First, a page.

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Re: [Xen-devel] [RFC PATCH 0/4] Add missing default labels to switch statements


On 25/02/2019 13:06, Oleksandr Andrushchenko wrote:
On 2/25/19 2:50 PM, Julien Grall wrote:

On 25/02/2019 12:38, Oleksandr Andrushchenko wrote:
On 2/25/19 2:15 PM, Julien Grall wrote:

On 25/02/2019 11:49, Oleksandr Andrushchenko wrote:
On 2/25/19 1:23 PM, Julien Grall wrote:

On 25/02/2019 09:50, Oleksandr Andrushchenko wrote:
On 2/22/19 11:33 PM, Andrew Cooper wrote:
On 22/02/2019 21:00, Stefano Stabellini wrote:
On Fri, 22 Feb 2019, Julien Grall wrote:
BTW, I checked the series with -Wswitch-default:
Warn whenever a switch statement does not have a default case.
Will you be ok to turn this particular switch on by default?
Or you suggest that anyone interested to do so on their own will?
If we want to turn many more warnings a bit later?

If we decide to fully implement the rule in Xen, then it would be nice to get the compiler helping us spotting new switch without default case.

Furthermore, using BUG() is a pretty bad idea in switch.
It is and not only in the switch. The reason I put BUG is that I tried
to follow
the existing "error handling" at those places.
It is not because BUG() is been used today in some places that we need to
continue to spread it.

Use of BUG() itself is another topic which will also need to be
So we should not add more of them...
Again, I see this as a dedicated change. So, in the current series I think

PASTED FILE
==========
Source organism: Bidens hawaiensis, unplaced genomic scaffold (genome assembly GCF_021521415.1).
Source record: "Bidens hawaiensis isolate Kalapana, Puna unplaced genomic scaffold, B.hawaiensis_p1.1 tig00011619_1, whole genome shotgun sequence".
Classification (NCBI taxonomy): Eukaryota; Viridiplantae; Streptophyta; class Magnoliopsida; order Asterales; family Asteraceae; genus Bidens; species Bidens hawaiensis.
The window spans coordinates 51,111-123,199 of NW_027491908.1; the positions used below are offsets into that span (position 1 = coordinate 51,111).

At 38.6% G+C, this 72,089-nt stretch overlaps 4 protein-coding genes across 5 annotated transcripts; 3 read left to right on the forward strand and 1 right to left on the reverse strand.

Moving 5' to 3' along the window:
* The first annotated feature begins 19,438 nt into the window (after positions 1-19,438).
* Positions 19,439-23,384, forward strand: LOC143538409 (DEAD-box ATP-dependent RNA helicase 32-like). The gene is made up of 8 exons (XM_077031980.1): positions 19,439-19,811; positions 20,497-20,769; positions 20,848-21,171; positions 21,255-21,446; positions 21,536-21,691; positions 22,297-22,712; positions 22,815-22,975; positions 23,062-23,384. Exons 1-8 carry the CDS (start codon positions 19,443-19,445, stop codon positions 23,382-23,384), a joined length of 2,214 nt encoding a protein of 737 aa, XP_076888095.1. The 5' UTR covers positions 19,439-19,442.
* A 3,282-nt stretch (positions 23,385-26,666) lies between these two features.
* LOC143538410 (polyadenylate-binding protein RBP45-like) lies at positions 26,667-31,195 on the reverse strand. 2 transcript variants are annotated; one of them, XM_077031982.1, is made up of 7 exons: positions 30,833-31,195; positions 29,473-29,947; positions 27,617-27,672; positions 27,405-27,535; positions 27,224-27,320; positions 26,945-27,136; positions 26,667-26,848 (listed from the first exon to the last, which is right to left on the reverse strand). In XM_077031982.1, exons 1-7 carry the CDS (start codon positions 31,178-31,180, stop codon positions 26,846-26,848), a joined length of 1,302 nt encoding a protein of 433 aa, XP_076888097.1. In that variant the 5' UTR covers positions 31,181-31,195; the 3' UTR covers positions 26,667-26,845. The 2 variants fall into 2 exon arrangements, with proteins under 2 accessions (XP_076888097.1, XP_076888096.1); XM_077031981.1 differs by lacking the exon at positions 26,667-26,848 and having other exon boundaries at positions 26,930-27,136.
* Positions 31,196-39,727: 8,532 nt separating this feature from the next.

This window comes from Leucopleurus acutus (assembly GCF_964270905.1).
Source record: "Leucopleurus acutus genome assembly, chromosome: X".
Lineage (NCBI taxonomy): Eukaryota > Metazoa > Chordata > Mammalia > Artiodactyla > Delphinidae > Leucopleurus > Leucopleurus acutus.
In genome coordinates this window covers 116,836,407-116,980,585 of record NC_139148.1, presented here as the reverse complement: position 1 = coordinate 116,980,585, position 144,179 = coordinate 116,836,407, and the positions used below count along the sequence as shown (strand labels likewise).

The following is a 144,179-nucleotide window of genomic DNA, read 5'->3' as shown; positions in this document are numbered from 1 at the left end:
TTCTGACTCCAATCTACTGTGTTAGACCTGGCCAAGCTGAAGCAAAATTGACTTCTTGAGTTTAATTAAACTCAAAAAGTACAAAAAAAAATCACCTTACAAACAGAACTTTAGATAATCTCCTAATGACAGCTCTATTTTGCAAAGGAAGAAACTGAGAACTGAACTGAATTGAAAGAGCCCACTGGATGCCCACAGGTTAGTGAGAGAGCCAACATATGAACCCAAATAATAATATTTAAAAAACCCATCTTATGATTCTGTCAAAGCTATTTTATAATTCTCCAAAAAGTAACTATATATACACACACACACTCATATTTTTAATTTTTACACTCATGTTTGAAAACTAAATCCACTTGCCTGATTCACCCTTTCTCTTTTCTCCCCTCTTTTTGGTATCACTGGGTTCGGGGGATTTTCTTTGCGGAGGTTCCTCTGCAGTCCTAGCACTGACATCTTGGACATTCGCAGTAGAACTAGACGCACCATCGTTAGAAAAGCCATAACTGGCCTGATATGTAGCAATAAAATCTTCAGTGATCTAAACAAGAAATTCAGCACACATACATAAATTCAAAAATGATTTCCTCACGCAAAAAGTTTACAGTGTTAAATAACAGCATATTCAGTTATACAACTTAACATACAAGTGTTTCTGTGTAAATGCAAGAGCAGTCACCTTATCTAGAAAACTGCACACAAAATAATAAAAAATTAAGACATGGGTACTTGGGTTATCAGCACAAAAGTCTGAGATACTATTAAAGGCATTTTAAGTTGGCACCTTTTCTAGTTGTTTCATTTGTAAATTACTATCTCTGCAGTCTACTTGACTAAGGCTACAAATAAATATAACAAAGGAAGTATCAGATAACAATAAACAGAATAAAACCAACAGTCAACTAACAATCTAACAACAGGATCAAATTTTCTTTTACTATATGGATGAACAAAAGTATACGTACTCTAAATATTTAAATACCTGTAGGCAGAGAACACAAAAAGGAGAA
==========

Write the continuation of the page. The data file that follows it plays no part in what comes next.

it is
acceptable to use the existing way of error handling if any at all.
That's not how it works in upstream. If you know some constructs are wrong, it is best to try to address partially the problem directly then having so you
reduce the amounts of change afterwards.
So, then we need to get rid of BUG() from the existing code first,
not trying to solve two issues at a time: rule 16.4 and BUG().
I still do think these two changes are not strictly relevant,
but 16.4 just suffers from consequences of BUG() being used.

Why would you add more BUG()? As I said above if this is an issue, then you don't add more. We can deal with other later on.

So let me be clearer, I will not accept any new defensive code using BUG(). If you need rework in order to avoid BUG() in your series, then please do it. Note, this is not a request to remove the existing BUG().

I am not defending BUG() in any way which is obviously a no-go.
I am just trying to say that BUG() usage in the existing code needs to be
fixed first. Once done, we can then move to "default" w/o BUG()

I am sorry but it does not make any sense. Why do you first need to fix the BUG() in the code before moving to "default" without BUG()?

This order seems to be more consistent. Otherwise, we fix consequence
and then get back to the actual cause

So you will add more badness to just be consistent. Doesn't it sound not right for you? The more that you justify this patch series as "defensive code"...

Why? If we *first* deal with BUG() and *then* introduce "defaults" patch
which will use the already fixed code?
This is not how your e-mail came out. It came out as it is fine to add "default" with BUG() and then fix it later.

However, I don't see any strict dependencies on the both. The more than removing all BUG() is probably going to be more controversial than this series. So maybe it is good to focus on one things and do it right. Anyway, that's your call.

So please try to not introduce more BUG() in the code base.